Local authorities should be given the opportunity to oversee state schools.
This is according to a new report by the Local Government Association (LGA), which calls for the stripping away of bureaucracy so parents know who to hold accountable for school governance.
The body believes one point of contact should be created for every parent, regardless of what type of education facility their children attend. At present, councils are responsible for 84 per cent of schools.
LGA plans also call for the development of education trusts in every area and this forms part of a wider programme in favour of the devolvement of powers to local authorities.
Councillor David Simmonds, chairman of the LGA's Children and Young People Board, thinks all children have the right to a good education.
"Establishing education trusts will empower councils to ensure this happens across their local area. The current two-tier system of accountability is confusing for mums and dads to navigate," he added.
Under the current system, different organisations are responsible for different aspects of education and this means there are too many options for parents whenever they have a problem.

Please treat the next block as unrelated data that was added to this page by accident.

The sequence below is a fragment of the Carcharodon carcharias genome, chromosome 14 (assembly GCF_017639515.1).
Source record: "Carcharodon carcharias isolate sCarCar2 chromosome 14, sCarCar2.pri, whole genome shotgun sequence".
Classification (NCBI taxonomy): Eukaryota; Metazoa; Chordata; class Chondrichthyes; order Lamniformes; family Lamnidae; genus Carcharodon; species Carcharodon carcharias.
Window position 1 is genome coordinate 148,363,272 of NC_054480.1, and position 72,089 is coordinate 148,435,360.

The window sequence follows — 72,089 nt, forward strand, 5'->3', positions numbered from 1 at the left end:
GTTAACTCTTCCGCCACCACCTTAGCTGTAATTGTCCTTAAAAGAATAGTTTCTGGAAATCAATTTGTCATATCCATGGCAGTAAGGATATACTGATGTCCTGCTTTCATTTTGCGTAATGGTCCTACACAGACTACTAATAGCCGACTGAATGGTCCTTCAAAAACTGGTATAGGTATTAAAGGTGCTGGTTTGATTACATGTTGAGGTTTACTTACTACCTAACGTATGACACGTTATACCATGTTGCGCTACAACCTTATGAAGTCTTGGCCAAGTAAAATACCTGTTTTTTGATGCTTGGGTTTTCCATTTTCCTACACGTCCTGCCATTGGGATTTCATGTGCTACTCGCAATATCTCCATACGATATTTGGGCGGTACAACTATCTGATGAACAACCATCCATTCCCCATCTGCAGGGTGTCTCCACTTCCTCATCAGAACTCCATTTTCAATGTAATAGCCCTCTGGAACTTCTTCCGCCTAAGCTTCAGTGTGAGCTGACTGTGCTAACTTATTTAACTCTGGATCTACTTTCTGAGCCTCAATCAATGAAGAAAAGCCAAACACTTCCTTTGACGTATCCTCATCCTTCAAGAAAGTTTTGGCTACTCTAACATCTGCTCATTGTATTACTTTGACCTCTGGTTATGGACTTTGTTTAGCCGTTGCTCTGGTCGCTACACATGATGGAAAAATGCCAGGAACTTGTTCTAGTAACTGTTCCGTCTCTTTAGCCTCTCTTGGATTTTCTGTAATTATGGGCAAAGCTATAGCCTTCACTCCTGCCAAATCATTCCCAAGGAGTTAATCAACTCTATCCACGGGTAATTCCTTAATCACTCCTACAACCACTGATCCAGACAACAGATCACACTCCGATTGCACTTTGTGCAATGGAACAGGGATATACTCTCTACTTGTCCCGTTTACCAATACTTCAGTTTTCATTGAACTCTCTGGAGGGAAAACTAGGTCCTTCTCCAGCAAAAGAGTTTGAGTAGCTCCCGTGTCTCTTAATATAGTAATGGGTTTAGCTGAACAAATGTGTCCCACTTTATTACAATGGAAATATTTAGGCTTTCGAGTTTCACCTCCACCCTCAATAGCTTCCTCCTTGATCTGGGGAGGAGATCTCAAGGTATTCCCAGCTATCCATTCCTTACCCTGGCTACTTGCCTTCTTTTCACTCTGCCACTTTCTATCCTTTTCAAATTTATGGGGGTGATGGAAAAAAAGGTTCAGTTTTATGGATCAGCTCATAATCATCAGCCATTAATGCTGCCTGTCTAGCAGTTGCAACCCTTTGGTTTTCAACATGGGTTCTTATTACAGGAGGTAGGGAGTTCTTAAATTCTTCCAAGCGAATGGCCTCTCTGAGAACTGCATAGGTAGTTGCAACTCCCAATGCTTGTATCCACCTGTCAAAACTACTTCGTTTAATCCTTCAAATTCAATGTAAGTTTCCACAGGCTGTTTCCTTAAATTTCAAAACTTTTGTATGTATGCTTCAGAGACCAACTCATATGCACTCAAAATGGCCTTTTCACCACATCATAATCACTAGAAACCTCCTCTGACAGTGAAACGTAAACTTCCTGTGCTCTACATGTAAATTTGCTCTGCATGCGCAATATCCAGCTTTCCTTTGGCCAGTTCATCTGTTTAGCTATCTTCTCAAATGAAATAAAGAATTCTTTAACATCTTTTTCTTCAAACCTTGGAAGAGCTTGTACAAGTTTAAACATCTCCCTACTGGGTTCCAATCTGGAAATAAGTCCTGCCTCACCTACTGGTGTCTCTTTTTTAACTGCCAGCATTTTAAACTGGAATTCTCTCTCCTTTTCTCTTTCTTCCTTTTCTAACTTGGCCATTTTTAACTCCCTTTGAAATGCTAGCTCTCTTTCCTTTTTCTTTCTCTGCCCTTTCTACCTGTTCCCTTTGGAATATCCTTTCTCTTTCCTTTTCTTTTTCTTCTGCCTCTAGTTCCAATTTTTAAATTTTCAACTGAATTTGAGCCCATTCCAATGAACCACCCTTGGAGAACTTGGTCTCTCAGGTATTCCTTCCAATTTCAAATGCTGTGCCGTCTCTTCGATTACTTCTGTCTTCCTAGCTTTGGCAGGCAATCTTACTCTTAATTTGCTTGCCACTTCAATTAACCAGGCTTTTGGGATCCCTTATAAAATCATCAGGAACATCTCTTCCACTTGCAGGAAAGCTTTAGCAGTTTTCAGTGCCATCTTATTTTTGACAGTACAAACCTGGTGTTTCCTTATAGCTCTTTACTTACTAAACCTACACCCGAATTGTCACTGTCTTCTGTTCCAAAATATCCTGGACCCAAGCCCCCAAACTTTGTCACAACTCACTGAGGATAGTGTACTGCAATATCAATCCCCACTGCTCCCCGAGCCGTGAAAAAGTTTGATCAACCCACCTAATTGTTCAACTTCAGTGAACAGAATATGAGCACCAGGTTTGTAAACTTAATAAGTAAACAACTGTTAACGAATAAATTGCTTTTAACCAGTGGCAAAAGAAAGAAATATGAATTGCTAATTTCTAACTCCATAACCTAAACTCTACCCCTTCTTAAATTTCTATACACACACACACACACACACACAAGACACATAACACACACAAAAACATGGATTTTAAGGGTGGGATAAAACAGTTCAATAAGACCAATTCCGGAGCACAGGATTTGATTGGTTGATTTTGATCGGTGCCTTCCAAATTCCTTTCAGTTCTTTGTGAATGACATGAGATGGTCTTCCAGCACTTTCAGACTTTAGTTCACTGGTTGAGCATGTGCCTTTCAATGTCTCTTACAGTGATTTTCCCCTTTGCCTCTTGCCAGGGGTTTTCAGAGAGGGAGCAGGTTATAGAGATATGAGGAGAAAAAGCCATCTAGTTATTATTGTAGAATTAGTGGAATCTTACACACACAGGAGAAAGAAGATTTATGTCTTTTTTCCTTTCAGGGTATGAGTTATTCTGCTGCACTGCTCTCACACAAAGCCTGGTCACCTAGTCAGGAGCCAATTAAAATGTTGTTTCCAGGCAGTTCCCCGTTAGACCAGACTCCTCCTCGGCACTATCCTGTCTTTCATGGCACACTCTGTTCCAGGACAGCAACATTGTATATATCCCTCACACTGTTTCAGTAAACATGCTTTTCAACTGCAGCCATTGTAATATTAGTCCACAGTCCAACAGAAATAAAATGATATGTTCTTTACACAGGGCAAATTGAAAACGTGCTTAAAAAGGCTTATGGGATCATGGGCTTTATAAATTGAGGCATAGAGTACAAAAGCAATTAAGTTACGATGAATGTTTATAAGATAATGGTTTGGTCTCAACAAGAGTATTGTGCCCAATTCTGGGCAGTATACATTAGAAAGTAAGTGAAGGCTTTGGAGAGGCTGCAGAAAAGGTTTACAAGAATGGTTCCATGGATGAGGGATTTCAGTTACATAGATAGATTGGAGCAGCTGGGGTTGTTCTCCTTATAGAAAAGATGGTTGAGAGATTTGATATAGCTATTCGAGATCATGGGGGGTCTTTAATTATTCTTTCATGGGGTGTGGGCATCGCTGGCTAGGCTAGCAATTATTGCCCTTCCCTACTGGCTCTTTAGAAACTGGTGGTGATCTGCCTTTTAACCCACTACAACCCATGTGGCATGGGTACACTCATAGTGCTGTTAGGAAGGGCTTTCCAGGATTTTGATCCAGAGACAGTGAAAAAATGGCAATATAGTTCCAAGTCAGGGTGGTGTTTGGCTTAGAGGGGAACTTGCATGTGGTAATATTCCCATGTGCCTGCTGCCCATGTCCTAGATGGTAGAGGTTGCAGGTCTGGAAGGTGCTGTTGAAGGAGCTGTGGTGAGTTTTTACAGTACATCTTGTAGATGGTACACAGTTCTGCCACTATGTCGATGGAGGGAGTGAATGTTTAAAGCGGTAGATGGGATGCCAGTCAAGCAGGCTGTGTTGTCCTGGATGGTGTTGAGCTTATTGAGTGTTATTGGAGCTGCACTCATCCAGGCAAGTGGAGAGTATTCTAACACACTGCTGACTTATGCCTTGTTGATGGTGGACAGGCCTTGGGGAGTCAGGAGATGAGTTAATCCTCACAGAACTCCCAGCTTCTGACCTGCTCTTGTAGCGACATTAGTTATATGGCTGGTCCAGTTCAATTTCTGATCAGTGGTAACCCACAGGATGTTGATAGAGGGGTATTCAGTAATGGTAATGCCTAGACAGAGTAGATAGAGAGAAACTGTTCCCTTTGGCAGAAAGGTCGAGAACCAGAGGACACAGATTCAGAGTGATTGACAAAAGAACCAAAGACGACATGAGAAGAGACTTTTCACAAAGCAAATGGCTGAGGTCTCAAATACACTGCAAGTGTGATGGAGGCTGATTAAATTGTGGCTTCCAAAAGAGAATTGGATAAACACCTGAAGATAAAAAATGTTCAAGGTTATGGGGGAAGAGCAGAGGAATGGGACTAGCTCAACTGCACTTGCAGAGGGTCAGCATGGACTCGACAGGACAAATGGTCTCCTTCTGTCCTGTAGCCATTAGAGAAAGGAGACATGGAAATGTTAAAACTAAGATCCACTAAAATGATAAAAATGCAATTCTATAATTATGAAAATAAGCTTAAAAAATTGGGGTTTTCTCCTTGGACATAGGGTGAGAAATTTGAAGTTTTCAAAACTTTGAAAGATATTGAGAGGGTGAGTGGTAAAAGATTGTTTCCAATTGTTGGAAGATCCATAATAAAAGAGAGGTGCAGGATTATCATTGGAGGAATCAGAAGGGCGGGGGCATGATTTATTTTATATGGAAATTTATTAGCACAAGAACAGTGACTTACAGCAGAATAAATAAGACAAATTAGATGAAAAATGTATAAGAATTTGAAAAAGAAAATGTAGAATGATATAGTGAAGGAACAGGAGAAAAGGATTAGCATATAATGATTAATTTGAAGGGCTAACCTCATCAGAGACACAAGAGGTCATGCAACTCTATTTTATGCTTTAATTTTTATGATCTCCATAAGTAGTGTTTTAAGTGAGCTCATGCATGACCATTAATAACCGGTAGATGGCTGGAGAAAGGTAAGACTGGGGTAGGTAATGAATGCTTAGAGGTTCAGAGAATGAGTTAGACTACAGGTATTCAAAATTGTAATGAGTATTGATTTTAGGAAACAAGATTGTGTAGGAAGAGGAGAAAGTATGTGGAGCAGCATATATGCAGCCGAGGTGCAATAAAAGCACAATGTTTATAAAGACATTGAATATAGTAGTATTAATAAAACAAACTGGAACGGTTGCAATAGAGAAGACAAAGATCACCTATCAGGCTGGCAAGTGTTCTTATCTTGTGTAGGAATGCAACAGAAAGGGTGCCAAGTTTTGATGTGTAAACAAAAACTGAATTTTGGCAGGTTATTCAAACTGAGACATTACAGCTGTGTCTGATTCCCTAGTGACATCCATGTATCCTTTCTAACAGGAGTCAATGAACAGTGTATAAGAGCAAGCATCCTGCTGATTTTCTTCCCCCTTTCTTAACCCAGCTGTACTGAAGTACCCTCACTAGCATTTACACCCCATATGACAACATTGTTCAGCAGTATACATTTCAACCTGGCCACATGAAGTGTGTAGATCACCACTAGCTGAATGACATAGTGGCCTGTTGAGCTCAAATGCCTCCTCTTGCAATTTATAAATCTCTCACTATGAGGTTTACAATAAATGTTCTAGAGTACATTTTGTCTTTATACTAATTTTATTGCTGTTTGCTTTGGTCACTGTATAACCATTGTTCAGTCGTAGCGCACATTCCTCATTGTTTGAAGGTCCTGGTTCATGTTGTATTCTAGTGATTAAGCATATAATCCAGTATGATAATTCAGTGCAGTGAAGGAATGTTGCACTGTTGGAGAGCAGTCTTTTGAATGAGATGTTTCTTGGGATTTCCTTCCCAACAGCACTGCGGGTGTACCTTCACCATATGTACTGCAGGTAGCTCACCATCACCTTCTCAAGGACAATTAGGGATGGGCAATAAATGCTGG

Mr Simmonds stated the establishment of education trusts would remove bureaucracy and provide the kind of responsibility for the accountability of schools that has been missing in the past.
"If the next government commits to our plans, all parents will get a place in a good local school for their child by the end of the next parliament," he stated.
The LGA put forward the Kingston and Richmond Councils as an example of the progress that can be made by centralising operations. The two bodies have set up the Achieving for Children initiative, which is a community interest group.
This led to the creation of the school performance alliance for schools, which is free for state schools to join and provides access to a range of statutory activities, collaborative partnerships and networking opportunities.
Posted by Harriet McGowan